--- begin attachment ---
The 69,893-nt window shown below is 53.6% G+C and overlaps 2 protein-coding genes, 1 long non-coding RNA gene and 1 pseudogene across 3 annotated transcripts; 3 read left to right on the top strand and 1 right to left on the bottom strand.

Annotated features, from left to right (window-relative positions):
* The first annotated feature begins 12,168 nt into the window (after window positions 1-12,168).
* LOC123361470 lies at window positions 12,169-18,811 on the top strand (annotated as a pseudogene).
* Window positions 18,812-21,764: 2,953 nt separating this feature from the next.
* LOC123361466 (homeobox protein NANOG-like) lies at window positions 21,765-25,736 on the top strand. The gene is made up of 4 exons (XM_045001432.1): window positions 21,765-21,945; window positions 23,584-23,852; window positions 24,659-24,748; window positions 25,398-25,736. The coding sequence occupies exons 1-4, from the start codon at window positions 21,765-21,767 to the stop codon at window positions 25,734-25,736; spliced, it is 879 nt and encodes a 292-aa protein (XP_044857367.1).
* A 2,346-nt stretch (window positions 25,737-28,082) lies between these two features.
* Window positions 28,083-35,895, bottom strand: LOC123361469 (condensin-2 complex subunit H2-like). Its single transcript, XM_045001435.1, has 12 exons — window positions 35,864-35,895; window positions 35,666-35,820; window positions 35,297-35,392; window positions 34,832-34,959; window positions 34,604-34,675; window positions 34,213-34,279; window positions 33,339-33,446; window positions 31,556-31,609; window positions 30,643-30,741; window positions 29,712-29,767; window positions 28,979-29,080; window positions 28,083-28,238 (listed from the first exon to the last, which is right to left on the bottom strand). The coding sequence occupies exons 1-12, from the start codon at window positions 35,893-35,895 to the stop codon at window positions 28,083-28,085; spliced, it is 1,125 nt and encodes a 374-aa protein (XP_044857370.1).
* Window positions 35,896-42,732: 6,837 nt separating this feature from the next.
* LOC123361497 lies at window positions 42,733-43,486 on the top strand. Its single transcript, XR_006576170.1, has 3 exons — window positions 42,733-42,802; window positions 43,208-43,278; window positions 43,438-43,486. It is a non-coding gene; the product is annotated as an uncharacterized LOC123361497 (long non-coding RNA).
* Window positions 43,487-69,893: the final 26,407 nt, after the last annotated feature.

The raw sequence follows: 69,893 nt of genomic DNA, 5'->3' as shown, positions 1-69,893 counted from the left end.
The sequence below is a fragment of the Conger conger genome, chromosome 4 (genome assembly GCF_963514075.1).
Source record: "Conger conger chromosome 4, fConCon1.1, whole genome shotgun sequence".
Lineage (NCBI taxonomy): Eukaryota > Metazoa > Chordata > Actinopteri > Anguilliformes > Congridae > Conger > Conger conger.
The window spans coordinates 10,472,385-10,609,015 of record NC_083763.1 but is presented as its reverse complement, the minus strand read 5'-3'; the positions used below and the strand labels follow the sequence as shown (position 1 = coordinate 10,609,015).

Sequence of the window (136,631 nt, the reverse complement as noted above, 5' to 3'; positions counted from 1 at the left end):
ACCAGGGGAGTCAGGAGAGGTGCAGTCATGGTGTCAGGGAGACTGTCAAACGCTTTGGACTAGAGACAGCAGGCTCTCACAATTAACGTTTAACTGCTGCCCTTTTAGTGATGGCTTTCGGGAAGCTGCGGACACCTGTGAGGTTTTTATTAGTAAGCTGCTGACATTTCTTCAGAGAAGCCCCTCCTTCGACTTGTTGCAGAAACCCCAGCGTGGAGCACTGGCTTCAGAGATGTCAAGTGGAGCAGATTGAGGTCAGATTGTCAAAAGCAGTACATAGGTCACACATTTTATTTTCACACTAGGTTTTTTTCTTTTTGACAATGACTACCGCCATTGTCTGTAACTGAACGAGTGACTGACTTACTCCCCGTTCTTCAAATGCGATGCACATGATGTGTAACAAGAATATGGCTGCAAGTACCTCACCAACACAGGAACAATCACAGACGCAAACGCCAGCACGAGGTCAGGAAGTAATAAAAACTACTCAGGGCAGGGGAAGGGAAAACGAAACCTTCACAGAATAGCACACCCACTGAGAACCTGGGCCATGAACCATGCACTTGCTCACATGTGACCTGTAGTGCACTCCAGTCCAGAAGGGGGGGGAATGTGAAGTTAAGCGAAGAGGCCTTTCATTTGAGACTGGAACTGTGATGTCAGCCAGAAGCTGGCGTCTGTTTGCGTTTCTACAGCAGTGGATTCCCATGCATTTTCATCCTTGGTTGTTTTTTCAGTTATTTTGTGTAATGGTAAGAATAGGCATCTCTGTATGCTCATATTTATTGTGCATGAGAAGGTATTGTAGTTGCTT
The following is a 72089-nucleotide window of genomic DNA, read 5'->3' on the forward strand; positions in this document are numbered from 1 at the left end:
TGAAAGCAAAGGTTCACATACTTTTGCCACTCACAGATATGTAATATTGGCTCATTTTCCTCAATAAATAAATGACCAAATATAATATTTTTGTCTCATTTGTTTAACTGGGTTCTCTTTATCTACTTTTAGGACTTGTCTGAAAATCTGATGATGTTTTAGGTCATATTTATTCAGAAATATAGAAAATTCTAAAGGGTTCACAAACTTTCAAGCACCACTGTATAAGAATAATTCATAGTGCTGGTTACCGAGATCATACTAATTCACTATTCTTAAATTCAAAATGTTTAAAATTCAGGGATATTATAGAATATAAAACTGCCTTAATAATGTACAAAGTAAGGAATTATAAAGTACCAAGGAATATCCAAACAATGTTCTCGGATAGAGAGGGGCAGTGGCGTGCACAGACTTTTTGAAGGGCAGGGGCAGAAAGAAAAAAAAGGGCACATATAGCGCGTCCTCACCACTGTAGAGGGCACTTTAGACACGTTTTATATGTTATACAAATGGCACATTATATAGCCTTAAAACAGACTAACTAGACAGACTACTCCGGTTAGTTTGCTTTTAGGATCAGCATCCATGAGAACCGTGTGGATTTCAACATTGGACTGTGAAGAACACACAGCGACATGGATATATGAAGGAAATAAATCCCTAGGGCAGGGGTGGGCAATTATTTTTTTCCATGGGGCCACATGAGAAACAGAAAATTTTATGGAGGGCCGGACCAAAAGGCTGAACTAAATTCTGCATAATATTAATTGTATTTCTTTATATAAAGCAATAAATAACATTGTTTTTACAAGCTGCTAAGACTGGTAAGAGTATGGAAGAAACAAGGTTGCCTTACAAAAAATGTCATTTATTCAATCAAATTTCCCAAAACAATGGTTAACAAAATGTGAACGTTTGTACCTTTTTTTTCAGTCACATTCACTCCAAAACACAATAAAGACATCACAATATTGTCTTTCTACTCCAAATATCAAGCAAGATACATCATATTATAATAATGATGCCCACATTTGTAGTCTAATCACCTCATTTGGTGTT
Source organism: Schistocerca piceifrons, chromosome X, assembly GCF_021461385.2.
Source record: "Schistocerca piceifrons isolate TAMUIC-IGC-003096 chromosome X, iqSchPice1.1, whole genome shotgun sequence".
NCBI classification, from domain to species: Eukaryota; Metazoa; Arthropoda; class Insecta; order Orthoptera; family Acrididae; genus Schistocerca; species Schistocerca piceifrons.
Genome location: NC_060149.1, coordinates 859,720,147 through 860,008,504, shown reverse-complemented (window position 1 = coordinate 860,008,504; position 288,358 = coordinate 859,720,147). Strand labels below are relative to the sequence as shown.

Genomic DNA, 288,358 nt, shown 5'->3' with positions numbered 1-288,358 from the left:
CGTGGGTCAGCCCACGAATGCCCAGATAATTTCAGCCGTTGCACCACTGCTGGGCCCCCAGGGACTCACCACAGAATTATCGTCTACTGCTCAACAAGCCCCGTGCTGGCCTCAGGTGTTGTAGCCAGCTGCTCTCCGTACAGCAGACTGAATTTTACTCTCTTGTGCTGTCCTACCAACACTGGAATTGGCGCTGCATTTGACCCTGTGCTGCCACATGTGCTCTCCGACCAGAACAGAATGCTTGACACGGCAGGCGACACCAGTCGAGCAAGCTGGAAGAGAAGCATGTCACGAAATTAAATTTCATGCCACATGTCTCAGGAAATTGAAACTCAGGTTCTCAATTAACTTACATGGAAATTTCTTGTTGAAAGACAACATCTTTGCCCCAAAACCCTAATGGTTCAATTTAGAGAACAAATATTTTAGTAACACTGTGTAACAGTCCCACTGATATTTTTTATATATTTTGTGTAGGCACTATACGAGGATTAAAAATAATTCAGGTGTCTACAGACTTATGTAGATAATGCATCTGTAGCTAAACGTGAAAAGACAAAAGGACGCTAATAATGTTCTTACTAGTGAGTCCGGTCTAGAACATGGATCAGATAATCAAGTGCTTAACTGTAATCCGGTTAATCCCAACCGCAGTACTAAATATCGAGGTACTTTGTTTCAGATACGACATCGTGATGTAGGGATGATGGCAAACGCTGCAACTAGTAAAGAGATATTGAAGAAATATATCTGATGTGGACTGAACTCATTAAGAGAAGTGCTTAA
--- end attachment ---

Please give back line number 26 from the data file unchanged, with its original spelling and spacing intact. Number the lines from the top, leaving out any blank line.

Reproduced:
CGTGGGTCAGCCCACGAATGCCCAGATAATTTCAGCCGTTGCACCACTGCTGGGCCCCCAGGGACTCACCACAGAATTATCGTCTACTGCTCAACAAGCCCCGTGCTGGCCTCAGGTGTTGTAGCCAGCTGCTCTCCGTACAGCAGACTGAATTTTACTCTCTTGTGCTGTCCTACCAACACTGGAATTGGCGCTGCATTTGACCCTGTGCTGCCACATGTGCTCTCCGACCAGAACAGAATGCTTGACACGGCAGGCGACACCAGTCGAGCAAGCTGGAAGAGAAGCATGTCACGAAATTAAATTTCATGCCACATGTCTCAGGAAATTGAAACTCAGGTTCTCAATTAACTTACATGGAAATTTCTTGTTGAAAGACAACATCTTTGCCCCAAAACCCTAATGGTTCAATTTAGAGAACAAATATTTTAGTAACACTGTGTAACAGTCCCACTGATATTTTTTATATATTTTGTGTAGGCACTATACGAGGATTAAAAATAATTCAGGTGTCTACAGACTTATGTAGATAATGCATCTGTAGCTAAACGTGAAAAGACAAAAGGACGCTAATAATGTTCTTACTAGTGAGTCCGGTCTAGAACATGGATCAGATAATCAAGTGCTTAACTGTAATCCGGTTAATCCCAACCGCAGTACTAAATATCGAGGTACTTTGTTTCAGATACGACATCGTGATGTAGGGATGATGGCAAACGCTGCAACTAGTAAAGAGATATTGAAGAAATATATCTGATGTGGACTGAACTCATTAAGAGAAGTGCTTAA